My first exposure to Florida dates back to the winter of 1975. I was a physical crimes detective in upstate New York. Physical crime detectives investigate everything dealing with crimes against persons; assaults, murders, robberies, and so forth. We were investigating an armed robbery that occurred at a supermarket where the suspect fled the scene. After checking all the likely locations and coming up empty, we filed for a warrant and initiated an alert on our suspect. Now a fugitive, the message went out nationwide.
A few days later, the Daytona Beach PD called. They informed us that our suspect had been picked up in a bar fight and was being held at their lock up on a drunk and disorderly charge. He was going to be brought over to the local county jail later that day where he’d be eligible for a bail bond release. However, they’d be willing to hold him if we could confirm that we’d be responding within 72 hours to take him back to the frigid northeast. Ordinarily, the task of transporting a fugitive for state crimes falls on the local sheriff’s office. But since we had yet to present the case to the grand jury, our local sheriff told us the task fell on our shoulders.
The chief of detectives soon notified me that he couldn’t spare two detectives away from the unit, so I reached out to the initial responding uniform officer to see if he was interested in a trek down to sunny Daytona Beach. “Not a problem, detective,” he said.
So after packing up my swim trunks, sunscreen, and my designated court suit for the extradition hearing, we booked our tickets and headed off for Daytona Beach.
It was 31 degrees when we left Rochester, N.Y.
Upon our arrival into Daytona Beach, we were met by two Volusia County Sheriff’s Office detectives for the drive over to our hotel. Now 1975 happened to be one of the coldest winters central Florida has ever experienced. In fact, the temperature in Daytona only reached 19 degrees on December 19 of that year.
The VCSO booked us into a real nice high-rise hotel, but not for the reason you might think. Our status as two of “upstate NY’s finest” had nothing to do with our penthouse accommodations. The hotel staff informed us that the warmest rooms were the upper floors. (Hot air rises, remember.) All available electricity was being diverted to the local hospitals. Needless to say, the sunscreen and swim trunks didn’t get unpacked.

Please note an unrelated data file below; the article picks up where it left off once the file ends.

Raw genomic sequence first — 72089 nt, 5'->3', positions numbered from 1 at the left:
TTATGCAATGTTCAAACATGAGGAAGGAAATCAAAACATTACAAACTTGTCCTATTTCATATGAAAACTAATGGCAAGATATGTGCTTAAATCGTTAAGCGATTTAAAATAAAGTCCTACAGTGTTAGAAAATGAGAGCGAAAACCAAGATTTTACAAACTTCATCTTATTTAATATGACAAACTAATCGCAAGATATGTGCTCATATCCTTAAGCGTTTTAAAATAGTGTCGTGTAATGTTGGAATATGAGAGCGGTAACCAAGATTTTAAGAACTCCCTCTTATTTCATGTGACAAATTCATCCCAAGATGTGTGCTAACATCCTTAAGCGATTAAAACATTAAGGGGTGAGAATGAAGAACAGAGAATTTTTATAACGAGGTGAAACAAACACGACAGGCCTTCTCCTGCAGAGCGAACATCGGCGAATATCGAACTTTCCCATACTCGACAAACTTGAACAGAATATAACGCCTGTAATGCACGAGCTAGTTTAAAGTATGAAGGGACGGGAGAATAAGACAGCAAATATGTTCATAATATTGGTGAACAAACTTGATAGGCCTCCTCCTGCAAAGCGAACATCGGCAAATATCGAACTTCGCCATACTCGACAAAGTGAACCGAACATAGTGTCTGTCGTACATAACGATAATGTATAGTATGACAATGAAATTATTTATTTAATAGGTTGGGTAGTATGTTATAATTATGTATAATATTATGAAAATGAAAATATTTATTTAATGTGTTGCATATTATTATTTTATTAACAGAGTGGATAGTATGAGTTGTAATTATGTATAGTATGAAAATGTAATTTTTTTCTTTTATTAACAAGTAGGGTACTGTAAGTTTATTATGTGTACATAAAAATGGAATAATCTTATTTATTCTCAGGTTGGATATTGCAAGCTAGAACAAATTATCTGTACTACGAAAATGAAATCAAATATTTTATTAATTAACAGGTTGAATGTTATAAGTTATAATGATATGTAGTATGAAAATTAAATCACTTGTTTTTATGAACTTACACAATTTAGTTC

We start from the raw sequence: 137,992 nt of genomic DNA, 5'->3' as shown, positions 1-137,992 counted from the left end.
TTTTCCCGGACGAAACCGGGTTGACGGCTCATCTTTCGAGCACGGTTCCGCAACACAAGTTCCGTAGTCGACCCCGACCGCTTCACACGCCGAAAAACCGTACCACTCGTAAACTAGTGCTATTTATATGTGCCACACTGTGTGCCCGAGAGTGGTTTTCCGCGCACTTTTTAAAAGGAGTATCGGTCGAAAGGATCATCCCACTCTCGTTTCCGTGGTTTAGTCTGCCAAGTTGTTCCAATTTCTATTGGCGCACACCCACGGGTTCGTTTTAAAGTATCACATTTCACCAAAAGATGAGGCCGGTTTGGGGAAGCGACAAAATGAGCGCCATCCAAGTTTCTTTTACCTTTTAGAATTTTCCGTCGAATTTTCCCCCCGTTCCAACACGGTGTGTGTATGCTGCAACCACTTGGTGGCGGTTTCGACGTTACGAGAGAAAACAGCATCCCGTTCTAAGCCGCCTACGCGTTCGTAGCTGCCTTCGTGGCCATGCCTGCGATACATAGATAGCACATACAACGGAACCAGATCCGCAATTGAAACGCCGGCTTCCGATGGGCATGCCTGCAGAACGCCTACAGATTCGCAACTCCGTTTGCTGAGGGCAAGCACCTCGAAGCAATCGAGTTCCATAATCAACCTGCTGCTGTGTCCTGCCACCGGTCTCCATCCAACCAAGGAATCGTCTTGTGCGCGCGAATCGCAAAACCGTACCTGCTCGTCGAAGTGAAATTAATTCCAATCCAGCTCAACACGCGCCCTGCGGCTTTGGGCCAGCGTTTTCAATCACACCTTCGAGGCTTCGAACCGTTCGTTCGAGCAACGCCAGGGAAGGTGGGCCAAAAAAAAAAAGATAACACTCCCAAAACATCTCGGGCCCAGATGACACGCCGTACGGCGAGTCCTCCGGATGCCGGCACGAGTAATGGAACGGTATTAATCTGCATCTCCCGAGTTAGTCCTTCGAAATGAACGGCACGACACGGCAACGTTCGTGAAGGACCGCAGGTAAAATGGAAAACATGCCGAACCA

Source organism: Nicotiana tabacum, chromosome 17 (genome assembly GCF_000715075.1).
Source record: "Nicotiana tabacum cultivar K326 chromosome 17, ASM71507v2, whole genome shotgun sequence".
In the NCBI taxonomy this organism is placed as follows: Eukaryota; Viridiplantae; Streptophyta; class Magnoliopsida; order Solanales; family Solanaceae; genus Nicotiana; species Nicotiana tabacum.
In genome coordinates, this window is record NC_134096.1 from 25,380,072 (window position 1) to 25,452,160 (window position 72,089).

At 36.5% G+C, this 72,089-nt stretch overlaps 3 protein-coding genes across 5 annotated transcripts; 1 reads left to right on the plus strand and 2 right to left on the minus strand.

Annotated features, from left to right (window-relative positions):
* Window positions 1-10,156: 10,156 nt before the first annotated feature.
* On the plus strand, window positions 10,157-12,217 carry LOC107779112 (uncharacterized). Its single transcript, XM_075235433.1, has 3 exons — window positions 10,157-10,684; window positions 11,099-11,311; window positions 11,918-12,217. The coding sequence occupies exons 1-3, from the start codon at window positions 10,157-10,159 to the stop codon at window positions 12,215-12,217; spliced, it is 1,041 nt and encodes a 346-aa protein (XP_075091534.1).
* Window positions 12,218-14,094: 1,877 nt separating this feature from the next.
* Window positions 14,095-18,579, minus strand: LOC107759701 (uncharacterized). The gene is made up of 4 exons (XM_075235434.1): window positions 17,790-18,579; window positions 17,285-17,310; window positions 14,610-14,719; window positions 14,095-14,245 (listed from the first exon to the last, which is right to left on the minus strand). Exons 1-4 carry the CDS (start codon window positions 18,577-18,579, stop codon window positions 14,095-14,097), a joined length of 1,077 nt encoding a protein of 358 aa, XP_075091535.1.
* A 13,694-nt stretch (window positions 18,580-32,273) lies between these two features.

During the early morning drive from our hotel to the county court house in Deland, Fla., I noticed the white reflectors affixed to the broken white lane markings on the roadway. “Safety purposes,” our escorts explained. “Not all our highways here in central Florida are lighted.”
As the sun rose, I also took note of the broken black lines painted directly after the customary white lines separating the lanes. “The sun’s so intense down here that the road bleaches out the white lines, so we need black lines to differentiate the travel lanes,” they said.
“Just found my retirement home,” I said to my partner from Upstate.
Almost immediately, my new VCSO friend replied, “Don’t go where the coconuts don’t grow, Dave.”
It seems that coconut palms only grow in the sub-tropical climates of south Florida. “If you drew a line from Melbourne on the east coast to Clearwater on the west that would be about the dividing line,” our escort explained.
Fast forward to 2016. Here I am enjoying the warm sunny climate of southwest Florida, where most days you’ll find my beautiful wife, Anne, our chocolate Labradoodle “Bob” (who couldn’t care less about Coconut Palms), and moi walking the beautiful beaches of the Paradise Coast, watching the palm trees sway and thinking about how great the white reflectors and black lines look.